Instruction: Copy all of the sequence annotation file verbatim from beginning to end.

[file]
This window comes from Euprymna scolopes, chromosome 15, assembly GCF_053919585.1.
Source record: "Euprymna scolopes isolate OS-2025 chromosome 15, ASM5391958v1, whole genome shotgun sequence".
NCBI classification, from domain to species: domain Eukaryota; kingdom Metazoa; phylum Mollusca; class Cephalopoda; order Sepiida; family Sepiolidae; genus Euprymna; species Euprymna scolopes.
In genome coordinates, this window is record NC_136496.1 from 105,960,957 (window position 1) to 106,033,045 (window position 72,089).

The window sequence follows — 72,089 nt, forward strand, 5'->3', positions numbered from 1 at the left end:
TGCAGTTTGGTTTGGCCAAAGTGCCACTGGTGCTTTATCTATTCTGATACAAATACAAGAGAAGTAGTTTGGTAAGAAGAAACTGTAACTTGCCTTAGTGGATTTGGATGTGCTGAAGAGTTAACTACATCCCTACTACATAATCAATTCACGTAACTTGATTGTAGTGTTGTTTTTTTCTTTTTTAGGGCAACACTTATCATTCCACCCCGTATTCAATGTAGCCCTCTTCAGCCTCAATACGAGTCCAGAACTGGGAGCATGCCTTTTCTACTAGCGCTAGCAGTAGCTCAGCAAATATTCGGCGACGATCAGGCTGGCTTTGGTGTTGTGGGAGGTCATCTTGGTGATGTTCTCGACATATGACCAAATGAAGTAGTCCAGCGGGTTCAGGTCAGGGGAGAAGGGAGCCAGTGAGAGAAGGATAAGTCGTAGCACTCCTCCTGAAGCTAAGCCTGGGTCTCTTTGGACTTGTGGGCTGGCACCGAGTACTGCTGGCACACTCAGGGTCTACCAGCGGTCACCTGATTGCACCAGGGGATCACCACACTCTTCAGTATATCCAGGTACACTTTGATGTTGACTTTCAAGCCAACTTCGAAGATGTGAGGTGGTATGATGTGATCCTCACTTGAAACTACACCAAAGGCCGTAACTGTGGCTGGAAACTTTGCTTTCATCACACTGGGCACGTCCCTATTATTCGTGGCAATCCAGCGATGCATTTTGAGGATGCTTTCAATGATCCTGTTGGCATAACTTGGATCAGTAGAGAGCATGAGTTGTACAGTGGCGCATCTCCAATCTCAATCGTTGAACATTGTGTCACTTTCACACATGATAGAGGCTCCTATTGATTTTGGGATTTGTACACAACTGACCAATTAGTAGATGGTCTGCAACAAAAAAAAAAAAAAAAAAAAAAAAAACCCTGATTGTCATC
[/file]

This window comes from Euprymna scolopes, chromosome 15, assembly GCF_053919585.1.
Source record: "Euprymna scolopes isolate OS-2025 chromosome 15, ASM5391958v1, whole genome shotgun sequence".
NCBI classification, from domain to species: domain Eukaryota; kingdom Metazoa; phylum Mollusca; class Cephalopoda; order Sepiida; family Sepiolidae; genus Euprymna; species Euprymna scolopes.
In genome coordinates, this window is record NC_136496.1 from 105,960,957 (window position 1) to 106,033,045 (window position 72,089).

The window sequence follows — 72,089 nt, forward strand, 5'->3', positions numbered from 1 at the left end:
TGCAGTTTGGTTTGGCCAAAGTGCCACTGGTGCTTTATCTATTCTGATACAAATACAAGAGAAGTAGTTTGGTAAGAAGAAACTGTAACTTGCCTTAGTGGATTTGGATGTGCTGAAGAGTTAACTACATCCCTACTACATAATCAATTCACGTAACTTGATTGTAGTGTTGTTTTTTTCTTTTTTAGGGCAACACTTATCATTCCACCCCGTATTCAATGTAGCCCTCTTCAGCCTCAATACGAGTCCAGAACTGGGAGCATGCCTTTTCTACTAGCGCTAGCAGTAGCTCAGCAAATATTCGGCGACGATCAGGCTGGCTTTGGTGTTGTGGGAGGTCATCTTGGTGATGTTCTCGACATATGACCAAATGAAGTAGTCCAGCGGGTTCAGGTCAGGGGAGAAGGGAGCCAGTGAGAGAAGGATAAGTCGTAGCACTCCTCCTGAAGCTAAGCCTGGGTCTCTTTGGACTTGTGGGCTGGCACCGAGTACTGCTGGCACACTCAGGGTCTACCAGCGGTCACCTGATTGCACCAGGGGATCACCACACTCTTCAGTATATCCAGGTACACTTTGATGTTGACTTTCAAGCCAACTTCGAAGATGTGAGGTGGTATGATGTGATCCTCACTTGAAACTACACCAAAGGCCGTAACTGTGGCTGGAAACTTTGCTTTCATCACACTGGGCACGTCCCTATTATTCGTGGCAATCCAGCGATGCATTTTGAGGATGCTTTCAATGATCCTGTTGGCATAACTTGGATCAGTAGAGAGCATGAGTTGTACAGTGGCGCATCTCCAATCTCAATCGTTGAACATTGTGTCACTTTCACACATGATAGAGGCTCCTATTGATTTTGGGATTTGTACACAACTGACCAATTAGTAGATGGTCTGCAACAAAAAAAAAAAAAAAAAAAAAAAAAACCCTGATTGTCATC